John Wiegand MIBIZ
Looming Pilot Shortage Threatens Regional Airports
April 12, 2015
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  • Small regional airports could bear the brunt of changes in the aviation industry.

    The reason: A projected pilot shortage is only expected to intensify over the next decade.

    While airports around the region differ in how they think the pilot shortage will affect their facilities, experts predict wide ranging impacts from increased ticket costs and fewer flights in general to the hardest hit airports potentially shuttering their facilities altogether.

    The issue is something that executives at Muskegon County Airport are following closely, even though they may not yet have experienced a decrease in traffic, said Marty Piette, the airport’s manager.

    “We’re at the whim of the market,” Piette said. “It’s an airline pilot issue. If an airline makes a decision between airports, we need to make sure they choose us because we have the (passenger) numbers.”

    It’s not only the airports themselves that would suffer from the loss in flights: The economic health of municipalities is tied in many ways to small community airports, said Bill Swelbar, executive vice president at InterVistas, a Canada-based consultancy that specializes in the aviation industry.

    For example, Muskegon County Airport contributes approximately $55 million annually to the local economy, according to statistics shared by Piette.
    However, other industry watchers believe market forces outside of the control of local airports could become a major issue for the operations going forward.

    “In my mind, the law of supply and demand is about to kick in in a huge way,” said Capt. Steve Jones, director of flight operations at Western Michigan University’s (WMU) School of Aviation. “There aren’t enough pilots being created right now to fill the demand that (the airlines) know they’re going to have just by virtue of people aging out.”
    Executives at both Grand Rapids-based Gerald R. Ford International Airport and

    Lansing-based Capital Region International Airport acknowledge the pilot shortage is a challenge for the aviation industry, but they are confident that their size and location will minimize the impacts, according to representatives from each facility.

    Currently, the impact of the pilot shortage has been limited to a handful of flight frequency cuts by smaller airlines, Swelbar said. However, by the second half of this year, regional airports will start to see increasing frequency cuts that, over the next two years, could ultimately result in closings.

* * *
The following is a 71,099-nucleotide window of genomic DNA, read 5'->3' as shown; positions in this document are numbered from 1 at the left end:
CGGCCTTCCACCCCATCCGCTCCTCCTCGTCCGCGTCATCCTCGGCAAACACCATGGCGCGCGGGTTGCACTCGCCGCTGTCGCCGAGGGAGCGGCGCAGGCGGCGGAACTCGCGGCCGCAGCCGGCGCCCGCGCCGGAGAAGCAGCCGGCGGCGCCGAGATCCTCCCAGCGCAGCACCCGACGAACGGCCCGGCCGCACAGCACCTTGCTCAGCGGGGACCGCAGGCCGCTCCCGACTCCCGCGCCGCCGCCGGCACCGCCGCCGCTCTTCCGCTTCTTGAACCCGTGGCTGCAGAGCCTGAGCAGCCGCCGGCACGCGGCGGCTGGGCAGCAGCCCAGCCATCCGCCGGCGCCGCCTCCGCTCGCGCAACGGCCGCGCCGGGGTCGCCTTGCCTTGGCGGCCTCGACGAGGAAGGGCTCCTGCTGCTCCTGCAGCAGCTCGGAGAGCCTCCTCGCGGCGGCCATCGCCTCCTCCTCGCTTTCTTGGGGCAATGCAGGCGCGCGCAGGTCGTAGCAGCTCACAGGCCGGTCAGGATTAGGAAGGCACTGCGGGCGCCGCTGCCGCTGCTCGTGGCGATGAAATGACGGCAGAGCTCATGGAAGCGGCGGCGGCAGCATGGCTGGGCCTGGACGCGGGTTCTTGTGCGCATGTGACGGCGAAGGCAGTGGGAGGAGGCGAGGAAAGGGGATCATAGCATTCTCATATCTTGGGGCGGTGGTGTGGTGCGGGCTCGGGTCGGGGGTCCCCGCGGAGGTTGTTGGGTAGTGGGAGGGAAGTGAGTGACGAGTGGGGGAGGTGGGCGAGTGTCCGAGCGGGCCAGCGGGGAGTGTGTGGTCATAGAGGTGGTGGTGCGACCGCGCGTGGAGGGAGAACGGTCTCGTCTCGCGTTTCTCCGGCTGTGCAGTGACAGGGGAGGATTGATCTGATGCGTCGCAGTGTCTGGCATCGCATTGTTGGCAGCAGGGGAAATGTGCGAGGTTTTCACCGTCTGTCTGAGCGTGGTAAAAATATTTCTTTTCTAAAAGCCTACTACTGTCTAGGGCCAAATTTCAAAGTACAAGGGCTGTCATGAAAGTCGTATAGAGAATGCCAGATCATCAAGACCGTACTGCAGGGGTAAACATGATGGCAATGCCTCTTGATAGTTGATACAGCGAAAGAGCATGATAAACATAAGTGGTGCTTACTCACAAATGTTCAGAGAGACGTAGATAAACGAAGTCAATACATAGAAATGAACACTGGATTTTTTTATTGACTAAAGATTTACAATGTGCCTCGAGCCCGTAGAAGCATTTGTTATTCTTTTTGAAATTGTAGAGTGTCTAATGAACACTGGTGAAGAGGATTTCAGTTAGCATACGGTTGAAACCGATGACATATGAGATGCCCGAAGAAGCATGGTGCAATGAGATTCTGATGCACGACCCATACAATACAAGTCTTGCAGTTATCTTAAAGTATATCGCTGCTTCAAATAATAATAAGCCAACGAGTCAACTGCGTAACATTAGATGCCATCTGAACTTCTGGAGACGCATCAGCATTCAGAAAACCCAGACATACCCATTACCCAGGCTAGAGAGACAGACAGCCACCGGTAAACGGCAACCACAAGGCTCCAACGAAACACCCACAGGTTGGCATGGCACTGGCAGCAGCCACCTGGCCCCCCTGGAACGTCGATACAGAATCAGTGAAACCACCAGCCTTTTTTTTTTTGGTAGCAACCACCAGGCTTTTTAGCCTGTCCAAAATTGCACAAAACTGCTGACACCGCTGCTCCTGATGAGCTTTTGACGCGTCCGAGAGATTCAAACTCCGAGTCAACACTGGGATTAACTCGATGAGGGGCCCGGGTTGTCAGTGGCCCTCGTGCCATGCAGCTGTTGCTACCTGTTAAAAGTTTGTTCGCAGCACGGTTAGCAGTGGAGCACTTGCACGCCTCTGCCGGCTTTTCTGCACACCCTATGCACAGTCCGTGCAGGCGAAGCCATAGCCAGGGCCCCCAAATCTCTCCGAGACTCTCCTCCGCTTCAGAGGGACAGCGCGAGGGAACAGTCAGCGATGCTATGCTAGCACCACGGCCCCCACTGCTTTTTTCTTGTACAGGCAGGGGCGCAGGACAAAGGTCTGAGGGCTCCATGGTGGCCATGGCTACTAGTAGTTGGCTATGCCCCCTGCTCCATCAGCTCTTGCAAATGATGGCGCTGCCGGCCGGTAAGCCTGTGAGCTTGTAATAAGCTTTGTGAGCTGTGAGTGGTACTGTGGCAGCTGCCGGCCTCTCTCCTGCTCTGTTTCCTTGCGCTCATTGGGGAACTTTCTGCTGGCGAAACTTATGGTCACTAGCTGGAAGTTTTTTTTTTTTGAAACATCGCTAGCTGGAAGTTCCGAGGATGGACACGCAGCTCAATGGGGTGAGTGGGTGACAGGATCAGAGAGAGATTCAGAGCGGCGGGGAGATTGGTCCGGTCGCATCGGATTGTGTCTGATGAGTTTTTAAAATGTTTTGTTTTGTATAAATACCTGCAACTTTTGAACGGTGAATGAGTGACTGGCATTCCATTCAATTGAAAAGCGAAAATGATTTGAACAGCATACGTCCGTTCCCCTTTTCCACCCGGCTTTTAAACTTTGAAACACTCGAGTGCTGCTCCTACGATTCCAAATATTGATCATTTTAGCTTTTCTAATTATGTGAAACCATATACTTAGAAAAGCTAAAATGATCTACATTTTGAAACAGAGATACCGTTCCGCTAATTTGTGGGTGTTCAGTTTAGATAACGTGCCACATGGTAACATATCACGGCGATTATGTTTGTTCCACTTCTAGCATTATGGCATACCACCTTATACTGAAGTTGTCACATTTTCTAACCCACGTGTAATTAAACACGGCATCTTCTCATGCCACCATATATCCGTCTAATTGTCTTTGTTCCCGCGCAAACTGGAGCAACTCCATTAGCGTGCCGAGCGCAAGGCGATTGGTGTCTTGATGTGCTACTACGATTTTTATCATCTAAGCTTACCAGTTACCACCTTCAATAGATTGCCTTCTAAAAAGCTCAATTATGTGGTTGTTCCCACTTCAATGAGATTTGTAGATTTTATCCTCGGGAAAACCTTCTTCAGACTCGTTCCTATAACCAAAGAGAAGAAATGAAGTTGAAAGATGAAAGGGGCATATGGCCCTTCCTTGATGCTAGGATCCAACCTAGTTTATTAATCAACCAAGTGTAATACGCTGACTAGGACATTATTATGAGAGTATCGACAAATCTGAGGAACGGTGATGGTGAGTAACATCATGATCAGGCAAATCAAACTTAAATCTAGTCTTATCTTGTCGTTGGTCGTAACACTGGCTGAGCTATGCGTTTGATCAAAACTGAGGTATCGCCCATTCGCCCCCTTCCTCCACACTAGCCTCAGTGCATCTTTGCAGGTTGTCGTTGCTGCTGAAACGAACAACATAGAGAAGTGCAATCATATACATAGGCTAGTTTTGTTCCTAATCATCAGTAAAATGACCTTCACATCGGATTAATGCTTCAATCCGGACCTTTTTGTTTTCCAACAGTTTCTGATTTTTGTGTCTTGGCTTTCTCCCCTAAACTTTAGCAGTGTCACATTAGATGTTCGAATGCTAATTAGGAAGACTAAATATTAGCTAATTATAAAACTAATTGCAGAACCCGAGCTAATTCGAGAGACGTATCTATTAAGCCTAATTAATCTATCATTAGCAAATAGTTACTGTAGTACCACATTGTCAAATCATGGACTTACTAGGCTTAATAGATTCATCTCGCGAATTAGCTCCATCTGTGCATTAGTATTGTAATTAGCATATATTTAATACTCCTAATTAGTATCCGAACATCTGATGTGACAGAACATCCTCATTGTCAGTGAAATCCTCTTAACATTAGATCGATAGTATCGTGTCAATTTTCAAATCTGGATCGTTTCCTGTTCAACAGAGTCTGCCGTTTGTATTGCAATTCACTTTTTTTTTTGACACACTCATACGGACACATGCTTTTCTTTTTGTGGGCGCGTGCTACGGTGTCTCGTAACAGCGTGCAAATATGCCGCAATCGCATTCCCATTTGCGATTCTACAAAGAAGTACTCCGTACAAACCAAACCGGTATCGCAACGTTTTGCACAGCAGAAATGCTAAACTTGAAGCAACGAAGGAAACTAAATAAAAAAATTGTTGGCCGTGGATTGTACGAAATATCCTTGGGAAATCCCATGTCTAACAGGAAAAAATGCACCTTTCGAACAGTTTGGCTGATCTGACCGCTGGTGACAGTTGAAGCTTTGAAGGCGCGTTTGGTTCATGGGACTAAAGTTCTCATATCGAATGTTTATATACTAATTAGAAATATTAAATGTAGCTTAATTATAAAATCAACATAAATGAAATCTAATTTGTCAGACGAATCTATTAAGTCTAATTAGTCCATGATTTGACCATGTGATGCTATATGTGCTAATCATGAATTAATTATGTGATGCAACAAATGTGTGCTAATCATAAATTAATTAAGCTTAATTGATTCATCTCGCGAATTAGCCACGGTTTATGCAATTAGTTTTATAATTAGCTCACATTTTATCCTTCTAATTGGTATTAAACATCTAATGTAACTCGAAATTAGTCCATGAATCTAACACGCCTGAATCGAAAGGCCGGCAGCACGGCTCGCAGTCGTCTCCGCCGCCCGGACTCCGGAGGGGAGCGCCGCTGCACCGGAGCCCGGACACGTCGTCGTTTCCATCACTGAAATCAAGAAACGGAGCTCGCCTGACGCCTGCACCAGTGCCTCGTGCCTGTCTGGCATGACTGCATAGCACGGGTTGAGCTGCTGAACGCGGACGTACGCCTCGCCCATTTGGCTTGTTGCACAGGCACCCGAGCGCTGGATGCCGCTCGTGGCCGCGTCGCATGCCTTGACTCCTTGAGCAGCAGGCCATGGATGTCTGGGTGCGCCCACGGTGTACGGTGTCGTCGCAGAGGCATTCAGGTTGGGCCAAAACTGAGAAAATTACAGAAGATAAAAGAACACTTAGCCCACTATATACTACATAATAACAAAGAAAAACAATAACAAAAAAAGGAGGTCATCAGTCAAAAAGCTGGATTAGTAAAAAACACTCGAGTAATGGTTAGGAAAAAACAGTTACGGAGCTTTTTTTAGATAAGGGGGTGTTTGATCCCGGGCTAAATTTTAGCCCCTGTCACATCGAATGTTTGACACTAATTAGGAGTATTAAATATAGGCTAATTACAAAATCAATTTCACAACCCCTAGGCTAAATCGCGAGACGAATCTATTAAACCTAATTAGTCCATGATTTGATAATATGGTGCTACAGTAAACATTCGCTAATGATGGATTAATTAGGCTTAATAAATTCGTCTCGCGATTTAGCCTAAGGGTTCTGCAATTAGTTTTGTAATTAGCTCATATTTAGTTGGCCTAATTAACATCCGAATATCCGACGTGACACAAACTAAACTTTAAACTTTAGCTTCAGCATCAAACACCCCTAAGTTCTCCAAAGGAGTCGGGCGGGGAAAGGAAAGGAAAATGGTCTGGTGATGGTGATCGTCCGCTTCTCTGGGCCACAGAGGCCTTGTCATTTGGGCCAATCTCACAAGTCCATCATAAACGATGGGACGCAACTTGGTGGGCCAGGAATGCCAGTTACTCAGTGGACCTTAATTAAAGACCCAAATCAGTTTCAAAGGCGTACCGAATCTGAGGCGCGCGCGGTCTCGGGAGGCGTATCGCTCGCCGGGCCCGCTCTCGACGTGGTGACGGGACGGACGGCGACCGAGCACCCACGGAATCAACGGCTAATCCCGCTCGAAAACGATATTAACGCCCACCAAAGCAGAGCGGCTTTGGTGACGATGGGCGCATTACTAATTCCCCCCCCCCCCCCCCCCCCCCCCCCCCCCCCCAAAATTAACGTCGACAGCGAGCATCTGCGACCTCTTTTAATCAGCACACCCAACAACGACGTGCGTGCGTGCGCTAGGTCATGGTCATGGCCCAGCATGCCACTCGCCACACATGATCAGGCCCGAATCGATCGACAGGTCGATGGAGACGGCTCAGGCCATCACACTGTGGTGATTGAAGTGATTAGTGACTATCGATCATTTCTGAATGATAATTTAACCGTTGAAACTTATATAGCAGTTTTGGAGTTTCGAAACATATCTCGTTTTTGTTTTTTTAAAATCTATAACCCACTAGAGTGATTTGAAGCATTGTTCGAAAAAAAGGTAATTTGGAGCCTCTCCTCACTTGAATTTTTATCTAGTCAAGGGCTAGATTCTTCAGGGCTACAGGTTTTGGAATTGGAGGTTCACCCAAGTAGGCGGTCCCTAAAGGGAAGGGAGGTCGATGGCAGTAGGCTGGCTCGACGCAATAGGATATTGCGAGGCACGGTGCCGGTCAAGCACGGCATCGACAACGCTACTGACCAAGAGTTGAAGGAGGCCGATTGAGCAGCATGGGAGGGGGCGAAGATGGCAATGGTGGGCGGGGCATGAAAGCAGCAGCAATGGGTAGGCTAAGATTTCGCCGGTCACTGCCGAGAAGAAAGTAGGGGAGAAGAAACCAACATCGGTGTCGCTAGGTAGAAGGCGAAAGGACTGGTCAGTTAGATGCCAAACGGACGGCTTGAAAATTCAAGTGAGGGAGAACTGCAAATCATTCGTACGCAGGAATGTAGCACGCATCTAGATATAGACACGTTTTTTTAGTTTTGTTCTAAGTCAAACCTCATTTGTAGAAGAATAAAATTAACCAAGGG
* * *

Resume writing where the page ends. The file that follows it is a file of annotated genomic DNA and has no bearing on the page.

“By 2017, it will be game on,” Swelbar said. “We’re still a couple of years away from the draconian things that can and will happen — it will be air service death by 1,000 frequency cuts.”


    When additional aircraft are added to a large airline such as Delta or when that airline loses a captain to retirement, first officers — commonly referred to as co-pilots — are typically drafted to replace them, Jones of WMU said. Those carriers then recruit captains from their smaller regional counterparts to replace the first officers. In turn, regional carriers — which operate primarily out of smaller community airports — put their co-pilots in the captain’s seat and then often struggle to find another co-pilot.

    “Regional carriers are feeling it directly now,” Jones said. “Out of pilots that the domestic market is demanding, all of the collegiate programs can put together about half of that. That gives you an idea about the order of magnitude of the problem.”

    Between 2014 and 2033, demand for new commercial airline pilots in North America is projected to be 88,000 pilots — the equivalent of 4,400 new pilots annually over that period, according to data from Boeing, which publishes yearly projections based on production levels.

    Global demand for pilots is projected to reach 533,000 over that same time frame, representing a 7-percent increase over 2013’s projections. Global demand has been driven largely by growth in the Asia Pacific market, according to the Boeing data.

    Airlines are also transitioning away from the smaller 50-seat aircraft — the primary airplane that serves community airports — in favor of larger aircraft that are more cost effective to operate, said Swelbar of InterVistas. That’s resulted in carriers pulling additional pilots from community airports to fly the larger aircraft. Meanwhile, not all community airports can support those larger aircraft, which ultimately results in a loss of scheduled flights and market share, he added.